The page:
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The Last Night gets new trailer and the creator apologises for old tweets

The Last Night [official site] was revealed at Microsoft’s conference yesterday. It looked great, but that first trailer was focused on showing how the game’s world looked more than how it played. Now there’s a second “gameplay” trailer of sorts which… Mostly focuses on how the world looks, rather than how it plays. It is longer however, and it does give a better sense of how you move through the game’s stunning pixel art cyberpunk spaces. You can watch it below.

Perhaps more importantly though, the game’s appearance at the PC Gaming Show gave creative director Tim Soret the chance to address the anger attracted by some of his old tweets.

This is B-roll more than an actual reflection of playing the game and it leaves plenty left unanswered about what you do in those spaces, what control you have over the character, and a lot more. It’s a shame that they didn’t take the opportunity to show the game’s story, for example, which is in part powered by the Ink engine developed by 80 Days’ developers.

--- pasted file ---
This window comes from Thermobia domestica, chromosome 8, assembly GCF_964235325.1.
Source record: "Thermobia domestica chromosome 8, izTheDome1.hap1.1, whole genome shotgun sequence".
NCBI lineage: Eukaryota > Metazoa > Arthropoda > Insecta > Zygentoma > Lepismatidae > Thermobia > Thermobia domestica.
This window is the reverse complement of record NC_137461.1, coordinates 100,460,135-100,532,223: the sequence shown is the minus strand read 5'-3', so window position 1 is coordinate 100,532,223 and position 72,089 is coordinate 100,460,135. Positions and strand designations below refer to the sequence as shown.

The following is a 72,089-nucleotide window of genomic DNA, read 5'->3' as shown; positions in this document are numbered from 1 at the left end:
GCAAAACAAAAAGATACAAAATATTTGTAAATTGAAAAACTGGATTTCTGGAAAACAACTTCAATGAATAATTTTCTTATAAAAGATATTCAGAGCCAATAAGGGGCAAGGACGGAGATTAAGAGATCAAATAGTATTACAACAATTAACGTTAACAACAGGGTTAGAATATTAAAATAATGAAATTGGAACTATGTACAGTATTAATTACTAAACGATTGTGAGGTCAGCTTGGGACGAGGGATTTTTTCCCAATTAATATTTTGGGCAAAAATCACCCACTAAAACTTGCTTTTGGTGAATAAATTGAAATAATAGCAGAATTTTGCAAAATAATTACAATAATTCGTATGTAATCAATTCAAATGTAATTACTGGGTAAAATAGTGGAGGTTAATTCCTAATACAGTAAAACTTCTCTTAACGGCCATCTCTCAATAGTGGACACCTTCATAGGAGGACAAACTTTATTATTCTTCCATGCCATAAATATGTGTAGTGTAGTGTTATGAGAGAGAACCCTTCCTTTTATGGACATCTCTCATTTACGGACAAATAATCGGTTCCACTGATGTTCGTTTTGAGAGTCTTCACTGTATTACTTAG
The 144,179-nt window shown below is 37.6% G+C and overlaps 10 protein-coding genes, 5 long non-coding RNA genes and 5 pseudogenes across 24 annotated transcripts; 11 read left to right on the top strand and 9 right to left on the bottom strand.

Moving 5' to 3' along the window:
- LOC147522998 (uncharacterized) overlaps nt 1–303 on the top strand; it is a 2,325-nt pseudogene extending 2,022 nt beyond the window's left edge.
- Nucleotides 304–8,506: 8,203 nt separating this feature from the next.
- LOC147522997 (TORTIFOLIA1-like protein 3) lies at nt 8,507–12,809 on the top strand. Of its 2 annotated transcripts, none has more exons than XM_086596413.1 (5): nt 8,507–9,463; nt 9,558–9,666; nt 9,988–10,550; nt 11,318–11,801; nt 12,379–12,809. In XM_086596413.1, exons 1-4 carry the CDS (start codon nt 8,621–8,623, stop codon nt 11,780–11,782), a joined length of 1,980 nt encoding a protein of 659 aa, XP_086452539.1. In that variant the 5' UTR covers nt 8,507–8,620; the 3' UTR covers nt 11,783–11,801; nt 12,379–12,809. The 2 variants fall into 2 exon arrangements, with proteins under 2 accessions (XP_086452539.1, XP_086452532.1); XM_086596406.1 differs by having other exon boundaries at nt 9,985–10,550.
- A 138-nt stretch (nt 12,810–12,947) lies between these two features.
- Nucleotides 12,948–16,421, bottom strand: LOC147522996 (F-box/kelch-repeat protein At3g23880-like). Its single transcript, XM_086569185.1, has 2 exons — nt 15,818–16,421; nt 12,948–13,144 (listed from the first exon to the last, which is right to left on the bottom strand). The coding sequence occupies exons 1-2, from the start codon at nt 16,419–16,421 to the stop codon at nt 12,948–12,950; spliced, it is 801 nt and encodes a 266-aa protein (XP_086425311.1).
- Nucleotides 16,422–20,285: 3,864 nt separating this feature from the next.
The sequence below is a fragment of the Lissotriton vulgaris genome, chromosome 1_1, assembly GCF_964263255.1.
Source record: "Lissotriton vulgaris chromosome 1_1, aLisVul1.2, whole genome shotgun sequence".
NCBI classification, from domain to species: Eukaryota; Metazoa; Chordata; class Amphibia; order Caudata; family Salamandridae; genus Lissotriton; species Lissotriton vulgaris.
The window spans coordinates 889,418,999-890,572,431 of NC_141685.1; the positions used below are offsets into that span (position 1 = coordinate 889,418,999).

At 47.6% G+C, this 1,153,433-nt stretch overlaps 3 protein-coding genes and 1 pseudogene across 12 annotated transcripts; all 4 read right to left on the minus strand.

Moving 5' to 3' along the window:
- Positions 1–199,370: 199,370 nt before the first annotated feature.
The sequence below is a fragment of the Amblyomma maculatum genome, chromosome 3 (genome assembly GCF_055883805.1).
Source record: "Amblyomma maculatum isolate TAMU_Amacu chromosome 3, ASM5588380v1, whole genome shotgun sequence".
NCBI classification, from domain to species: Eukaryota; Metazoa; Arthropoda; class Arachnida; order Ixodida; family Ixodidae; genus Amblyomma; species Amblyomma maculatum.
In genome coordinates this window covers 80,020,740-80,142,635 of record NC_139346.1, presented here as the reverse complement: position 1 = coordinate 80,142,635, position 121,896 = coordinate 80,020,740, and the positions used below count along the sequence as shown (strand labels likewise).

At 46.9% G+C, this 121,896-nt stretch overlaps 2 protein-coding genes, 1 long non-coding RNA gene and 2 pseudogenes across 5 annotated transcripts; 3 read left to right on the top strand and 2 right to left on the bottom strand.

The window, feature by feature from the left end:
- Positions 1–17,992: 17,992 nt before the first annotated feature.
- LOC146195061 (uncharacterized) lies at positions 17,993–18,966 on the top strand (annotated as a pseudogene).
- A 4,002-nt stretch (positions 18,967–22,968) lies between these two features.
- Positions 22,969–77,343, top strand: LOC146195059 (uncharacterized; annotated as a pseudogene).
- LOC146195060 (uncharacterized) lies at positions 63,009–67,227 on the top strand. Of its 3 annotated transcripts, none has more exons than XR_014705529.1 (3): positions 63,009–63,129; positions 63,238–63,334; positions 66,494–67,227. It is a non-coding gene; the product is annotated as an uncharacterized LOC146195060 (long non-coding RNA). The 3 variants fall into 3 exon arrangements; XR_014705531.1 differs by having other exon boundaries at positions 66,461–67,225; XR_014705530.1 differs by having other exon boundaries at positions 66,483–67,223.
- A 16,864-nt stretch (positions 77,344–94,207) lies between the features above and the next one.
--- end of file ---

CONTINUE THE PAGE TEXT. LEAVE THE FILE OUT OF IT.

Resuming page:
It’s particularly a shame they didn’t show the story more in light of concerns raised last night. I wrote this all up earlier today if you want all the background, but to briefly recap: three years ago Tim Soret tweeted comments which were pro-GamerGate, anti-feminist, and which suggested that The Last Night reflected these worldviews. Those tweets resurfaced naturally after The Last Night trailer was first aired. During the PC Gaming Show however, Soret addressed them directly: “I am embarrassed by some tweets I made in the past. I want to apologize for those. They do not in any way represent who I am today, or what The Last Night is about.” Then host Day9 then quickly moved things along.

It’s anyone’s guess whether that apology is sincere or whether it’s driven by a need to end the growing controversy now that his game is growing in notoriety. I’m going to choose to believe the former, however: people can change and people need to be allowed to be wrong and then change.

Whether that apology is enough to make you want to buy the game one day is a different matter entirely. I’ll continue to reserve judgement until we’ve seen much more of it and had the chance to try it out.

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Graham Smith

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